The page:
Monday, January 25, 2010

The Edge of Vision: The Rise of Abstraction in Photography

Text by Lyle Rexer

From the beginning, abstraction has been intrinsic to photography, and its persistent popularity reveals much about the medium. The Edge of Vision: The Rise of Abstraction in Photography is the first book in English to document this phenomenon and to put it into historical context, while also examining the diverse approaches thriving within contemporary photography. Author Lyle Rexer examines abstraction at pivotal moments, starting with the inception of photography, when many of the pioneers believed the camera might reveal other aspects of reality. The Edge of Vision traces subsequent explorations--from the Photo Secessionists, who emphasized process and emotional expression over observed reality, to Modernist and Surrealist experiments. In the decades to follow, in particular from the 1940s through the 1980s, a multitude of photographers--Edward Weston, Aaron Siskind and Barbara Kasten among them--took up abstraction from a variety of positions. Finally, Rexer explores the influence the history of abstraction exerts on contemporary thinking about the medium. Many contemporary artists--most prominently Ilan Wolff, Marco Breuer and Ellen Carey--reject photography's documentary dimension in favor of other possibilities, somewhere between painting and sculpture, that include the manipulation of process and printing. In addition to Rexer's engagingly written and richly illustrated history, this volume includes a selection of primary texts from and interviews with key practitioners and critics such as Edward Steichen, László Moholy-Nagy and James Welling.

ABOUT THE BOOK COVER: Bill Armstrong's work featured on the cover of Rexer's latest book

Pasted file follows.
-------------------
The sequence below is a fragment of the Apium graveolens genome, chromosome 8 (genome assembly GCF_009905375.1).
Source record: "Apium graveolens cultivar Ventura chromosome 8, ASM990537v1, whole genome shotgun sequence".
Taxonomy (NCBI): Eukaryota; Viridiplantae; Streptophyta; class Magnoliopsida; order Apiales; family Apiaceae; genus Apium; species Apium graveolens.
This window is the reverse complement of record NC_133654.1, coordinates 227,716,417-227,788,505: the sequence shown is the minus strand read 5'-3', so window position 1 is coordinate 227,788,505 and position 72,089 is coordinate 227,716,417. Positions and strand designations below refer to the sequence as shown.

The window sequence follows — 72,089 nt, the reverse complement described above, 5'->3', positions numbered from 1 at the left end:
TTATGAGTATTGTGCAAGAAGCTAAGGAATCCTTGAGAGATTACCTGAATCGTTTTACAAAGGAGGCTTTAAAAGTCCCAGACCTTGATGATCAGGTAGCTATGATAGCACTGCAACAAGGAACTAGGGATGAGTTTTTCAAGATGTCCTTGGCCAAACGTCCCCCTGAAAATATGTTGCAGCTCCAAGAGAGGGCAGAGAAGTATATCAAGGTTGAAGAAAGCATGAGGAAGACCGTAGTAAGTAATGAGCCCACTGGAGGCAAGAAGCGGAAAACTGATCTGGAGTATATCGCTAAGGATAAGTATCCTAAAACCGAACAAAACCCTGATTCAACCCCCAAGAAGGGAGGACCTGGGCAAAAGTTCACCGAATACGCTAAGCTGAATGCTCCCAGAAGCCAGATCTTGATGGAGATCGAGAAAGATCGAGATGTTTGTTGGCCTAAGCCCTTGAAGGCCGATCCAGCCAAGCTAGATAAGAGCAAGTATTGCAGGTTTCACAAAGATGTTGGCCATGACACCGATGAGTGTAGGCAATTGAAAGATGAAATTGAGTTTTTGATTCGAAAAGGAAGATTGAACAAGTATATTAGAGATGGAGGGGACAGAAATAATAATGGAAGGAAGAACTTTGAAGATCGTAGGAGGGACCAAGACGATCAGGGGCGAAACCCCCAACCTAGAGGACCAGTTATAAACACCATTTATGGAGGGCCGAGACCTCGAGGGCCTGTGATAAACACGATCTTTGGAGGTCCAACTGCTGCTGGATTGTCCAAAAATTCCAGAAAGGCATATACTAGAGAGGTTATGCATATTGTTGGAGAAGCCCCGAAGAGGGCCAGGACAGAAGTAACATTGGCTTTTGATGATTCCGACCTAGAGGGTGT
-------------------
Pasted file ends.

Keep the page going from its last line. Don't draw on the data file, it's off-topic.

The Mandala photographs are loosely based on Buddhist paintings known as mandalas. Mandalas are concentric circles of images that depict central themes in Buddhism, such as the Wheel of Life or the Map of the Cosmos. Through abstraction, simplification and blur, I hope to create a context for the exploration of these broad spiritual themes that, rather than relying on a codified system, remains open and invites the viewer's personal interpretation.
Like the other portfolios in the Infinity series, the Mandalas are made from collages that have been photographed with the camera's focusing ring set on infinity. Extreme defocusing allows me to create rhapsodies of color that change as one gazes into them: they pulsate as if alive. This sense of "being" within the inanimate invites an inquiry into the idea of the interconnectedness of all things.
Whether seen as celestial spheres, imaginary objects, or microscopic details, the Mandalas are meant to be meditative pieces--glimpses into a space of pure color, beyond our focus, beyond our ken. Their essential purpose is to create a sense of transcendence, of radiance, of pure joy!

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